were incurred in the state in which the action was filed; and (4) no other class action alleging
similar facts was filed in the three (3) years prior to the commencement of the current class
action. 28 U.S.C. § 1332(d)(4)(A); City of O’Fallon, Mo. v. CenturyLink, Inc., 930 F.Supp.2d
1035, 1045 (E.D. Mo. 2013).
Congress created the local controversy exception to CAFA in order to address those
removed cases which consist primarily of intrastate disputes. Id. (emphasis in the original)
(citations omitted). “This provision is intended to respond to concerns that class actions with
truly local focus should not be moved to federal court under this legislation because state courts
have a strong interest in adjudicating such disputes. At the same time, this is a narrow exception
that was carefully drafted to ensure that it does not become a jurisdictional loophole. Thus, [ ] in
assessing whether each of these criteria is satisfied by a particular case, a federal court should
bear in mind that the purpose of each of these criteria is to identify a truly local controversy-a
controversy that uniquely affects a particular locality to the exclusion of all others.” Id. (quoting
Senate Report No. 109-14, at 39 (2005)). The party seeking to invoke the local controversy
exception bears the burden of establishing by a preponderance of the evidence that it applies.
City of O’Fallon, 930 F. Supp.2d at 1045 (citations omitted).
Defendants do not dispute that the Plaintiffs satisfied the third requirement – that the
principal injuries occurred in Missouri – or the fourth requirement – that no other class action
with similar facts has been filed within the three years prior to the present action commencing.
The dispositive issues are thus (1) whether two-thirds of the class in the aggregate are Missouri
citizens, and (2) whether AAA, the only local defendant, qualifies as a “significant defendant.”
Two-thirds of the class are Missouri citizens
Under CAFA, the citizenship of plaintiffs in the class action is to be determined “as of
the date of filing of the complaint or amended complaint.” 28 U.S.C. § 1332(d)(7). For the local
controversy exception to apply, Plaintiffs must therefore establish by a preponderance of the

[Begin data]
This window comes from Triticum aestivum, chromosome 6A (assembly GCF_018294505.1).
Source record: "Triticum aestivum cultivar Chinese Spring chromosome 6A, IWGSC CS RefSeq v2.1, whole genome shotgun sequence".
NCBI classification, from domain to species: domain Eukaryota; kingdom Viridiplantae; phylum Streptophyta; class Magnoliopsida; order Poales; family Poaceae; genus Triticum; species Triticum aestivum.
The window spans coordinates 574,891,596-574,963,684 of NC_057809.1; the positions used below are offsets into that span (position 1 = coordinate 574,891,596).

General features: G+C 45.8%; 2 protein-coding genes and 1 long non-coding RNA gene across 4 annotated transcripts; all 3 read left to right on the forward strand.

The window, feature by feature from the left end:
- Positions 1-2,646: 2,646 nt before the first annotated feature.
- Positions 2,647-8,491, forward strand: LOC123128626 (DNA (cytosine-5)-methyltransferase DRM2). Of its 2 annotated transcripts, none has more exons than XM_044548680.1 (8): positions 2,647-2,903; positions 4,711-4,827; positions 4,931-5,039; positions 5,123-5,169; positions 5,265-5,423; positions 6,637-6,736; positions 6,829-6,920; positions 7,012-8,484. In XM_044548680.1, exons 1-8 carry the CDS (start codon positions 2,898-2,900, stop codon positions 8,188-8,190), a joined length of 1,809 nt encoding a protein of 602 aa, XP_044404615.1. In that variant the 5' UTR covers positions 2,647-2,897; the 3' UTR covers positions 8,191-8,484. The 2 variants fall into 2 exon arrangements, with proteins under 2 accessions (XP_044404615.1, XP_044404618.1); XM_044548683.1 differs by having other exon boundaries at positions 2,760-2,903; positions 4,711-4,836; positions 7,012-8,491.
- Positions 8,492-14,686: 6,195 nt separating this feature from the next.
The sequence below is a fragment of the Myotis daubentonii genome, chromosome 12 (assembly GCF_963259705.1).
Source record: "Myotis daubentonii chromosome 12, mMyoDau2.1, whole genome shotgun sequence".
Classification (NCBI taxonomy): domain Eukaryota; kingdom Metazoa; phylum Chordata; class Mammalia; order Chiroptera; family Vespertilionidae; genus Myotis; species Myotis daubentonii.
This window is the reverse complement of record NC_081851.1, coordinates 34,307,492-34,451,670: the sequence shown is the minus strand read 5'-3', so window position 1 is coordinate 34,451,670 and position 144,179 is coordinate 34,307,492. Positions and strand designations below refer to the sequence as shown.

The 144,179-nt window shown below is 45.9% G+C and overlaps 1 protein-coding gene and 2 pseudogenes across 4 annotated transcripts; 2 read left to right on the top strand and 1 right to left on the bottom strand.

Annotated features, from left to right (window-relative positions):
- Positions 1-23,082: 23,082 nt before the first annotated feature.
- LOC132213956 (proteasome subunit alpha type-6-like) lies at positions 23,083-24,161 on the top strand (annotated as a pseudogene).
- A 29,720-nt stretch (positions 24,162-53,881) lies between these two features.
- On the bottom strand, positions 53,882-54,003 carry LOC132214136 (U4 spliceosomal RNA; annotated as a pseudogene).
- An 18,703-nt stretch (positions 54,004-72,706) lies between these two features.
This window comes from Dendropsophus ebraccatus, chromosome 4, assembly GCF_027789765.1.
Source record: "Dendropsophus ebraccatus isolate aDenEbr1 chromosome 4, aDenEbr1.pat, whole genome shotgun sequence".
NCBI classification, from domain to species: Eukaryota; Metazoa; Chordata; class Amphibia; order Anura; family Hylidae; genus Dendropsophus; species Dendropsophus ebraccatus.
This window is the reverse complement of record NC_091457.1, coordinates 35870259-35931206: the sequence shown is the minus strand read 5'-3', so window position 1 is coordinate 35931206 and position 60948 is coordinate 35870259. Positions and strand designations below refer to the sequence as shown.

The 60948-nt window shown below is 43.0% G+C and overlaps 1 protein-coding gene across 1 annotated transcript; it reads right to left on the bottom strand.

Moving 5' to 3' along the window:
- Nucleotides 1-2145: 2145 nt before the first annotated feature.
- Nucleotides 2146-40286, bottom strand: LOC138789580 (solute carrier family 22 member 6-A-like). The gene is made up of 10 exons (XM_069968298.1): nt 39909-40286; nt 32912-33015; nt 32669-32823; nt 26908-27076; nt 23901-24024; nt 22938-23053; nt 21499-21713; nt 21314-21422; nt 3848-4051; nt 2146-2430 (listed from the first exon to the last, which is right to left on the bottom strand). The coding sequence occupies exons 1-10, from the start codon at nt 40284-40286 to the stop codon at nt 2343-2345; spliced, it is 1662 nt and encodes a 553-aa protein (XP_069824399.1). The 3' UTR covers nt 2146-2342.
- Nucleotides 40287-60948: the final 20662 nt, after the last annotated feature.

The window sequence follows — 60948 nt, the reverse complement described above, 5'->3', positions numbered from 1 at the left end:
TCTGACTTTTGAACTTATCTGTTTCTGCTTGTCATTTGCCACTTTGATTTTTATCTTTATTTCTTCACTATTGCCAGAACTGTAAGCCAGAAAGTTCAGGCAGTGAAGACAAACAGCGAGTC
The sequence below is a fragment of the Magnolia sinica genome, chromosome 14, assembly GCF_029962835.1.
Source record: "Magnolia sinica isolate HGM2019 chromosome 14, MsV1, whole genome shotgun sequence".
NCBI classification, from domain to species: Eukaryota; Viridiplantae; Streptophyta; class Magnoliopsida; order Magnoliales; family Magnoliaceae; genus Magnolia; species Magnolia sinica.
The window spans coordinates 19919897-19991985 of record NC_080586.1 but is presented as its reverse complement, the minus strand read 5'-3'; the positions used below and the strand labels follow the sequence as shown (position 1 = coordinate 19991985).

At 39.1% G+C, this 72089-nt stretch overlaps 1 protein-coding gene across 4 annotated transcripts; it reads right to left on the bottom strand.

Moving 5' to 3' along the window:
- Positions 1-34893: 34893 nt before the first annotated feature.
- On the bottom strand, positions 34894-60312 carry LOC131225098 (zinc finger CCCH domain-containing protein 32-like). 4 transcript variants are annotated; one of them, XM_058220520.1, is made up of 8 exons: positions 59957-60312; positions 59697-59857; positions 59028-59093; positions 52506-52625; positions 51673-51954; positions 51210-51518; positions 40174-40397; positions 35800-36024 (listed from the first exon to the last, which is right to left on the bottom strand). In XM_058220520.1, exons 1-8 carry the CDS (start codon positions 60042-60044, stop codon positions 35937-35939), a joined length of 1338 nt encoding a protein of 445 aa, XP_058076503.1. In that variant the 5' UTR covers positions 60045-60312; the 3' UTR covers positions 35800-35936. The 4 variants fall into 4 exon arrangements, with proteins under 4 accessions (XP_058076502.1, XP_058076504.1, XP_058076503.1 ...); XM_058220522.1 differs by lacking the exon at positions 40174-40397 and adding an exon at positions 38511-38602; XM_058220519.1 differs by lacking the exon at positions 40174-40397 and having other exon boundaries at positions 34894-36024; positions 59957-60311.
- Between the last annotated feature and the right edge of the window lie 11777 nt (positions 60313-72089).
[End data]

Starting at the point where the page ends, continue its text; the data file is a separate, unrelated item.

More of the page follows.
evidence that more than two-thirds of Plaintiffs’ class members were citizens of Missouri as of
the date of the operative complaint.
In their motion to remand, Plaintiffs state that “each named plaintiff and all of the
potential putative plaintiff class member[s] were residents of the State of Missouri at the time
this action was filed with the exception of the few potential putative plaintiff class members who
may have moved from Missouri between the date of their collision and the date of this filing. At
the very least, well over ninety percent of the putative plaintiff class members would have been
residents of the State of Missouri at the time this action was filed.” (Doc. No. 34 ¶ 7.) However,
Plaintiffs’ proposed class definition contains no such Missouri-based limitation. Instead, the
class consists broadly of all persons who suffered a property damage loss caused by a third party;
were insured by one of the Defendant insurance companies; and whose insurer made a
subrogation claim against the third-party or his insurer following payment to the insured for
property loss. 4 The only connection to Missouri is the location of the alleged subrogation claims
between Defendants and the insurers of the alleged tortfeasors.
The Eighth Circuit recently held, in an issue of first impression, that a “resident” is not
the same as a “citizen” for purposes of CAFA’s local controversy exception. In Hargett v.